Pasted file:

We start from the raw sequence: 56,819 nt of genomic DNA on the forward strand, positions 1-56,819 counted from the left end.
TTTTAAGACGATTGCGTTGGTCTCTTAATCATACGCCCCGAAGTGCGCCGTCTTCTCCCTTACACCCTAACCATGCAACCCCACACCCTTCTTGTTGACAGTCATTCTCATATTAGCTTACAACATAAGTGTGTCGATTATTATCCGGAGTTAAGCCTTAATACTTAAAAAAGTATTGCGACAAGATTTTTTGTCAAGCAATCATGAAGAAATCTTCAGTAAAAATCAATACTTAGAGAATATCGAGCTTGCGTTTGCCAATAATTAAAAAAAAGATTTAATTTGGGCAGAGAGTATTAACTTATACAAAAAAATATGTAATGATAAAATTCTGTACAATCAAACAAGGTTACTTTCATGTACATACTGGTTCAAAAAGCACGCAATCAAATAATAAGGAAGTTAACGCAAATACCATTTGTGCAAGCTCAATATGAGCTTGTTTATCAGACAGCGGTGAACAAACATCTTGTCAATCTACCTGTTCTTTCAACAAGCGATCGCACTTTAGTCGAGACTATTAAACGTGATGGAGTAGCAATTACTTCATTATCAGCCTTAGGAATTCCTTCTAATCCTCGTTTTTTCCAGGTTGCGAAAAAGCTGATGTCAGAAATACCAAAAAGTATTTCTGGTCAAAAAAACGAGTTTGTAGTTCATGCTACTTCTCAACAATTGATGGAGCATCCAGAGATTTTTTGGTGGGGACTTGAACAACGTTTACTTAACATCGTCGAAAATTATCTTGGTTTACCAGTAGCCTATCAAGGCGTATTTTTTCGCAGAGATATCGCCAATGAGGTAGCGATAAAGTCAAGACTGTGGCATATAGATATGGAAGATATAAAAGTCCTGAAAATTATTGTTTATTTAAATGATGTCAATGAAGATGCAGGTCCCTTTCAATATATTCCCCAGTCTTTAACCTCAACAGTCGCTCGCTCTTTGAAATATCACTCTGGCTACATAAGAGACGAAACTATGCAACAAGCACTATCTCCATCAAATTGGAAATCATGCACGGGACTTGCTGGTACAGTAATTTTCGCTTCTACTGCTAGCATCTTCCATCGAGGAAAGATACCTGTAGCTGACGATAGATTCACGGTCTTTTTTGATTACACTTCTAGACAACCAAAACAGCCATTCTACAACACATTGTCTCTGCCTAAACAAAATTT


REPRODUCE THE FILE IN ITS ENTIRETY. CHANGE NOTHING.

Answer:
We start from the raw sequence: 56,819 nt of genomic DNA on the forward strand, positions 1-56,819 counted from the left end.
TTTTAAGACGATTGCGTTGGTCTCTTAATCATACGCCCCGAAGTGCGCCGTCTTCTCCCTTACACCCTAACCATGCAACCCCACACCCTTCTTGTTGACAGTCATTCTCATATTAGCTTACAACATAAGTGTGTCGATTATTATCCGGAGTTAAGCCTTAATACTTAAAAAAGTATTGCGACAAGATTTTTTGTCAAGCAATCATGAAGAAATCTTCAGTAAAAATCAATACTTAGAGAATATCGAGCTTGCGTTTGCCAATAATTAAAAAAAAGATTTAATTTGGGCAGAGAGTATTAACTTATACAAAAAAATATGTAATGATAAAATTCTGTACAATCAAACAAGGTTACTTTCATGTACATACTGGTTCAAAAAGCACGCAATCAAATAATAAGGAAGTTAACGCAAATACCATTTGTGCAAGCTCAATATGAGCTTGTTTATCAGACAGCGGTGAACAAACATCTTGTCAATCTACCTGTTCTTTCAACAAGCGATCGCACTTTAGTCGAGACTATTAAACGTGATGGAGTAGCAATTACTTCATTATCAGCCTTAGGAATTCCTTCTAATCCTCGTTTTTTCCAGGTTGCGAAAAAGCTGATGTCAGAAATACCAAAAAGTATTTCTGGTCAAAAAAACGAGTTTGTAGTTCATGCTACTTCTCAACAATTGATGGAGCATCCAGAGATTTTTTGGTGGGGACTTGAACAACGTTTACTTAACATCGTCGAAAATTATCTTGGTTTACCAGTAGCCTATCAAGGCGTATTTTTTCGCAGAGATATCGCCAATGAGGTAGCGATAAAGTCAAGACTGTGGCATATAGATATGGAAGATATAAAAGTCCTGAAAATTATTGTTTATTTAAATGATGTCAATGAAGATGCAGGTCCCTTTCAATATATTCCCCAGTCTTTAACCTCAACAGTCGCTCGCTCTTTGAAATATCACTCTGGCTACATAAGAGACGAAACTATGCAACAAGCACTATCTCCATCAAATTGGAAATCATGCACGGGACTTGCTGGTACAGTAATTTTCGCTTCTACTGCTAGCATCTTCCATCGAGGAAAGATACCTGTAGCTGACGATAGATTCACGGTCTTTTTTGATTACACTTCTAGACAACCAAAACAGCCATTCTACAACACATTGTCTCTGCCTAAACAAAATTT